For a *TM* polarized incident wave from the free semi-space at $z>h+t$ (region *I*), the magnetic field component along $\widehat{x}$ direction ${H}_{i}(i=1,3)$ in region *I*, and region *III* ($0<z<h$) can be expressed in the form of the Bloch mode expansion [15–18],

*δ*being the

*Kronecker*function, and integer

*m*being the order of the Bloch channel. The reciprocal wave vector is ${G}_{m}=2\pi m/p$, and the corresponding wave vector component along $\widehat{z}$ direction is${k}_{m,{z}_{i}}=\sqrt{{({n}_{i}\omega /{c}_{0})}^{2}-{({G}_{m}+{k}_{y})}^{2}}$($i=1,3$), where ${n}_{i}$ denotes the refractive index of the dielectric medium in region

*I*or

*III*; ${r}_{m}$ or ${t}_{m}$ is the coefficient of the ${m}^{th}$ reflected or guided Bloch waves in region

*I*or

*III*; ${\phi}_{m}=2h{k}_{m,{z}_{3}}$ is the phase delay with respect to the thickness

*h*of slab waveguide. In the inhomogeneous layer of region

*II*($h\le z<h+t$),the electromagnetic fields can be expanded, in terms of Rayleigh’s scattering theory, as superpositions of plane-wave harmonics [15,16]. Here we assume perfect conductivity for the metal in our model system so that the electromagnetic field in region

*II*only exists inside the air gaps. The in-plane distribution of magnetic field in region

*II*can be expanded with a series of waveguide modes${g}_{l}(y)=\mathrm{cos}(yl/g)$, ($l=0,1,\mathrm{...},n,\mathrm{...}$) inside the gaps alternatively. Thus the magnetic field can be simply expressed as,

*g*is much smaller than the period

*p*[17,18]. By applying the boundary continuity conditions for the tangential electric fields and magnetic fields (over the slits) at the interfaces $z=h$ and$z=h+t$, we obtain the coefficients ${t}_{m}(f,{\overrightarrow{k}}_{//})$and ${r}_{m}(f,{\overrightarrow{k}}_{//})$ of the ${m}^{th}$guided and reflected waves, the dispersion $\omega ({\overrightarrow{k}}_{//})$ and the wave functions of surface resonances as well. We note that, with perfectly electric conductor (PEC) assumption for metals, the simplified modal expansion method stated above is much faster and more convergent in our case compared to the Rayleigh’s scattering theory.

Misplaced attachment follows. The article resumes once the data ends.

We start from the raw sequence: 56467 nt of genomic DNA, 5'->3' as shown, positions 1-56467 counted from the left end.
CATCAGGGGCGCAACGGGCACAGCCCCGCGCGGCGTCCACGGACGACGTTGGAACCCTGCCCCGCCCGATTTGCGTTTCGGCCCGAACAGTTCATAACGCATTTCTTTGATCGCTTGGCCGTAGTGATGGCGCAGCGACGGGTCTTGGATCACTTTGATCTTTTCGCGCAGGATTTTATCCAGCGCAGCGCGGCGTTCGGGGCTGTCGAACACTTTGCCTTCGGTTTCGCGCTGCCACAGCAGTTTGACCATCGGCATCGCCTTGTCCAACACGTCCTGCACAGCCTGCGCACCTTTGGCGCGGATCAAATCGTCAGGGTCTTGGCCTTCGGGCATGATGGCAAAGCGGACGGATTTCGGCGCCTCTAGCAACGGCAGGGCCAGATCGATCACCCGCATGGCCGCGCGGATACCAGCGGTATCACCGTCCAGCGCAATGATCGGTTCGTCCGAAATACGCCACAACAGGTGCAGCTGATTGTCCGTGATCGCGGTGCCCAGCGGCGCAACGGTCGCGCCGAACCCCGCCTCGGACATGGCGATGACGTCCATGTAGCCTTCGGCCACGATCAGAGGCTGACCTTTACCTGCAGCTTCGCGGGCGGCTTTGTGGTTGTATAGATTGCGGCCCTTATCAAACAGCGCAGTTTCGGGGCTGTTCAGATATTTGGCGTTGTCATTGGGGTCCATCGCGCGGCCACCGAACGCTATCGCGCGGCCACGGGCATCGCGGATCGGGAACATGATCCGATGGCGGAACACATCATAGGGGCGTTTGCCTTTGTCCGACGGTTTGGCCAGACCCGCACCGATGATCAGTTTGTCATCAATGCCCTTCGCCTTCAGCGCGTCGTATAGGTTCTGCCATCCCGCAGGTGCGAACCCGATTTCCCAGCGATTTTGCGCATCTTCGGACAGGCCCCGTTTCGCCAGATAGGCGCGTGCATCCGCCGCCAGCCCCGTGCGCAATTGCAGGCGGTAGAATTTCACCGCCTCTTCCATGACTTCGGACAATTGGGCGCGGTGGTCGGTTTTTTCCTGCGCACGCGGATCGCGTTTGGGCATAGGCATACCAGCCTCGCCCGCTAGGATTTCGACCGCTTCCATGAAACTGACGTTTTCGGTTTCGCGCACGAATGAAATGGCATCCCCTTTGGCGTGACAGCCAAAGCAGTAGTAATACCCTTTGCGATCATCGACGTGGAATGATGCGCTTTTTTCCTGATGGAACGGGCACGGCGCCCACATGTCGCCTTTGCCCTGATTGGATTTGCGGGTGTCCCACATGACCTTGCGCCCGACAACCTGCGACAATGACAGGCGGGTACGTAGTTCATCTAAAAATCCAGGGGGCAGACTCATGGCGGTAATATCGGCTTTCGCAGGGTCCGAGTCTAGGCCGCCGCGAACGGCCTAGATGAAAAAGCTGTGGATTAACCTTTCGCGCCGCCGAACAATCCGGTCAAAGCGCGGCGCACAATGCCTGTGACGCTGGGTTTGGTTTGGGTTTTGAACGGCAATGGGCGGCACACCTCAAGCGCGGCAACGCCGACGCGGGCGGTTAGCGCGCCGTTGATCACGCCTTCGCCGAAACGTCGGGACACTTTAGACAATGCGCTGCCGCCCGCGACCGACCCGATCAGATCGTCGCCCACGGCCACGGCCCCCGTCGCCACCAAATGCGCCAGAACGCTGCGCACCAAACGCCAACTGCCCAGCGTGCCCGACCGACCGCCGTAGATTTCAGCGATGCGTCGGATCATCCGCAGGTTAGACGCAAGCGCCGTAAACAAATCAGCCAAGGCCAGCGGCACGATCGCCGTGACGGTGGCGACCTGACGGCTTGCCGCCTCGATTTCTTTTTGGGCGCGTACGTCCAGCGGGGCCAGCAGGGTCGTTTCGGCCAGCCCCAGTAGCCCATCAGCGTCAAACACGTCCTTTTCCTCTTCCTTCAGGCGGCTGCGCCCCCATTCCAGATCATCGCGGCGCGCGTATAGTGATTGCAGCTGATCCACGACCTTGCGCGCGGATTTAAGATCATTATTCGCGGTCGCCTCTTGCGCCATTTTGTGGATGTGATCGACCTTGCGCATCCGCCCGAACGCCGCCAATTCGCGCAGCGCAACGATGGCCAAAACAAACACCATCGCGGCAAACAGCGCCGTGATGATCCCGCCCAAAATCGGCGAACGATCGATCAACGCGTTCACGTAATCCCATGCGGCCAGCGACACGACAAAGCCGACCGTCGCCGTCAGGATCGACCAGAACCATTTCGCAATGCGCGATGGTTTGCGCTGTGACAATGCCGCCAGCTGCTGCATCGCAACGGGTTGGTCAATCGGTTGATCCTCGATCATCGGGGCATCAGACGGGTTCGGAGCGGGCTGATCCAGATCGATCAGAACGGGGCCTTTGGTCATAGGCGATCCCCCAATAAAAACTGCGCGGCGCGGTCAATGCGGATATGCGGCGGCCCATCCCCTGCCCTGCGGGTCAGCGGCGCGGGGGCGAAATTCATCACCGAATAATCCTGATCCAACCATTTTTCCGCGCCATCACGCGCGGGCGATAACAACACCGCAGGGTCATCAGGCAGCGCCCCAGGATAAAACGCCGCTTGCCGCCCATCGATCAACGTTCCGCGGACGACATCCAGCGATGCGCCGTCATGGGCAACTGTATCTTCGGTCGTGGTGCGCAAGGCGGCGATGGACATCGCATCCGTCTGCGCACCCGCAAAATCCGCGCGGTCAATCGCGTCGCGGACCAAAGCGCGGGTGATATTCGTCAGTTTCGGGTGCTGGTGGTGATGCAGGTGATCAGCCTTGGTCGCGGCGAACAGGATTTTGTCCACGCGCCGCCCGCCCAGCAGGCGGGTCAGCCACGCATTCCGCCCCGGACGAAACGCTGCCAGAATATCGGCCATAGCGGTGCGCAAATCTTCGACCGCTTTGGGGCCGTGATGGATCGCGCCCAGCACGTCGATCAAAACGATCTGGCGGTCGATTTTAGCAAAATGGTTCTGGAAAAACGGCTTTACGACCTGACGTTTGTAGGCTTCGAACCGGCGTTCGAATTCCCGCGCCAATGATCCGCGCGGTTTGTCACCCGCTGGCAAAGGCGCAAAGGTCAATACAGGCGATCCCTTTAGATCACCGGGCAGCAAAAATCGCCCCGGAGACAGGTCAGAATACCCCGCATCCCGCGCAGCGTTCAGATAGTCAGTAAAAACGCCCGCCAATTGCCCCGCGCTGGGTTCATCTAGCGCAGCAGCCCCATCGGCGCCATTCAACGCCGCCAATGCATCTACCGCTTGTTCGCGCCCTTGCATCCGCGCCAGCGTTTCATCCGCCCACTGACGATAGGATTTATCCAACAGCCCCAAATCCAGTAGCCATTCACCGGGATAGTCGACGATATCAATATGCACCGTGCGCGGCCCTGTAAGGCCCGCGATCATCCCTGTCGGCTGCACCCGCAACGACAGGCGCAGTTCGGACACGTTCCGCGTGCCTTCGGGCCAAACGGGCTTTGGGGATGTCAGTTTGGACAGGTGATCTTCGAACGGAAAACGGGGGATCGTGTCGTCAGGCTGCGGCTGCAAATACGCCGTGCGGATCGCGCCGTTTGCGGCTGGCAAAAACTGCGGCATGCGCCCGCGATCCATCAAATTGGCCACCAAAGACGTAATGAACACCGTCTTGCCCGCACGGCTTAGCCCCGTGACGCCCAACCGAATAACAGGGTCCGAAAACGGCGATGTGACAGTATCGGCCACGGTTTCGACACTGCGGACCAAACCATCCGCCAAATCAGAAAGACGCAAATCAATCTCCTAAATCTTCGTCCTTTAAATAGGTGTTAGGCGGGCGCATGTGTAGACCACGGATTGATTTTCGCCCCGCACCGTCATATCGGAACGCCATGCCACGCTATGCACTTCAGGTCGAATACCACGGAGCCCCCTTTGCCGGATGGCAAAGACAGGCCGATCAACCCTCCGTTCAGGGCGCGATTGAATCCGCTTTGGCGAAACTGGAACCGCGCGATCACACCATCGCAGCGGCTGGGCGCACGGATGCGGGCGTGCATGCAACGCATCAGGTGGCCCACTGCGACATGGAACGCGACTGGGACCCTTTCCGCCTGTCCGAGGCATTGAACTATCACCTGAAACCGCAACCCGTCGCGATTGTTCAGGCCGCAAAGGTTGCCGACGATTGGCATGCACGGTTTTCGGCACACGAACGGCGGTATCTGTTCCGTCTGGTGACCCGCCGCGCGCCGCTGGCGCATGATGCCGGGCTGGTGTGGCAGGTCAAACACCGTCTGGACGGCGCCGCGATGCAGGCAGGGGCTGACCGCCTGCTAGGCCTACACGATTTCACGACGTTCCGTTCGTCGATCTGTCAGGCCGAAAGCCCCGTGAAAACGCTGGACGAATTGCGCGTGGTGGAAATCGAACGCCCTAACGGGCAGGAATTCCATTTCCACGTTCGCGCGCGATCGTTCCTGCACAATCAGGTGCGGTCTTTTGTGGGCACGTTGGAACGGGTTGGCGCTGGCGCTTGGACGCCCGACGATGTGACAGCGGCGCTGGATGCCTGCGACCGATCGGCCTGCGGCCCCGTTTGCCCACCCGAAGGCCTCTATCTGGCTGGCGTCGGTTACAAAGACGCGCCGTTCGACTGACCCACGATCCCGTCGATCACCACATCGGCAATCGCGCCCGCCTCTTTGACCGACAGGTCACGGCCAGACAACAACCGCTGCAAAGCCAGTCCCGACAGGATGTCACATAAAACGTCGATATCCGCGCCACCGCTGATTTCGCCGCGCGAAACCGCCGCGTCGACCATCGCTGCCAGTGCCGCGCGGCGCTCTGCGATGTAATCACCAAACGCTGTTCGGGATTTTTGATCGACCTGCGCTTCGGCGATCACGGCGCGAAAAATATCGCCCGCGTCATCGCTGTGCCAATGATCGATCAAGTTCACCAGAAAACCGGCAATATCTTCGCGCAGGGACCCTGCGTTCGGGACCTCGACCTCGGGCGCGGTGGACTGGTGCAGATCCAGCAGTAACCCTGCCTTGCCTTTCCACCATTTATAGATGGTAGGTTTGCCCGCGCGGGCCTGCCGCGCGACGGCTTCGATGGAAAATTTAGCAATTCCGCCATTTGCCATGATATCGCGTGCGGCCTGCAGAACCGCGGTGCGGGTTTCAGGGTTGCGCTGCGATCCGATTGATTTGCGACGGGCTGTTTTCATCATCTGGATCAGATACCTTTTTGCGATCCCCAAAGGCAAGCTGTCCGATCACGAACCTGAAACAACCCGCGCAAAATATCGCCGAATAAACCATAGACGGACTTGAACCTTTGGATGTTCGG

## 3. Reflection coefficients derived from hybrid structure

We mainly consider the TM polarized plane wave incident in the yz plane ($\overrightarrow{H}\parallel \widehat{y}$). The directions of the incidence and the reflected waves are illustrated by colored arrows in the inset of Fig. 2(a) . Specifically, we calculate the${0}^{\text{th}}$,$\pm {1}^{\text{st}}$ orders of reflectivity spectra ${R}_{m}=\mathrm{Re}\left({k}_{m,{z}_{1}}/{k}_{0,{z}_{1}}\right)|{r}_{m}{|}^{2}$($m=0,\pm 1$) under different incident angles $\theta ={0}^{\text{\xb0}},{10}^{\text{\xb0}},{20}^{\text{\xb0}}$and ${30}^{\text{\xb0}}$for TM polarized incidence, as shown in Figs. 2(a)~(d). It is noted that within the frequency range from${c}_{0}/p-{k}_{0}\mathrm{sin}(\theta ){c}_{0}/2\pi $to${c}_{0}/p+{k}_{0}\mathrm{sin}(\theta ){c}_{0}/2\pi $, the reflection behaves as the competition between the ${0}^{\text{th}}$ order and $-{1}^{\text{st}}$order of reflected waves with the reflection coefficients satisfying to${R}_{0}+{R}_{-1}=1$. The 0th order reflection at some specific frequencies and incident angles is greatly suppressed with extremely small value of ${R}_{0}$. For examples, we have${R}_{0}={10}^{-5}$at$f=9.88GHz$,$\theta ={10}^{\xb0}$[Fig. 2(b)], ${R}_{0}=0.08$ at$f=10.5GHz$,$\theta ={20}^{\xb0}$[Fig. 2(c)], and${R}_{0}=0.003$ at $f=10.9GHz$,$\theta ={30}^{\xb0}$[Fig. 2(d)]. We also note that the −1st order of reflection usually occurs at the same side of the surface normal with the incidence, so that the slab appears to reflect the incidence in a “negative” way.

To understand the anomalous reflection in Fig. 2 more clearly, we employ the modal expansion method to calculate the surface resonance dispersion along $\widehat{y}$ direction for a hybrid slab with$\delta =7mm$ stated above. This system supports multiple magnetic resonances, which can be identified in the 0th order reflection spectra ${R}_{0}(f,\theta )$ at frequencies satisfying $\mathrm{arg}({R}_{0}(f,\theta ))=0$. Under normal incidence the hybrid metal sandwich structure supports three magnetic resonances at 3.97GHz, 7.95GHz and 9.36GHz no higher than Rayleigh frequency (10.70GHz), corresponding to those *Γ* points of branches labeled as *B _{2}*,

*B*and

_{3}*B*in Fig. 3(a) . More calculations show that the two magnetic resonances at 3.97GHz and 7.95GHz are the fundamental mode and its second harmonic mode of localized magnetic resonance derived from cavity A with induced surface current solenoids located on it; The frequencies of these two modes are mainly scaled by the size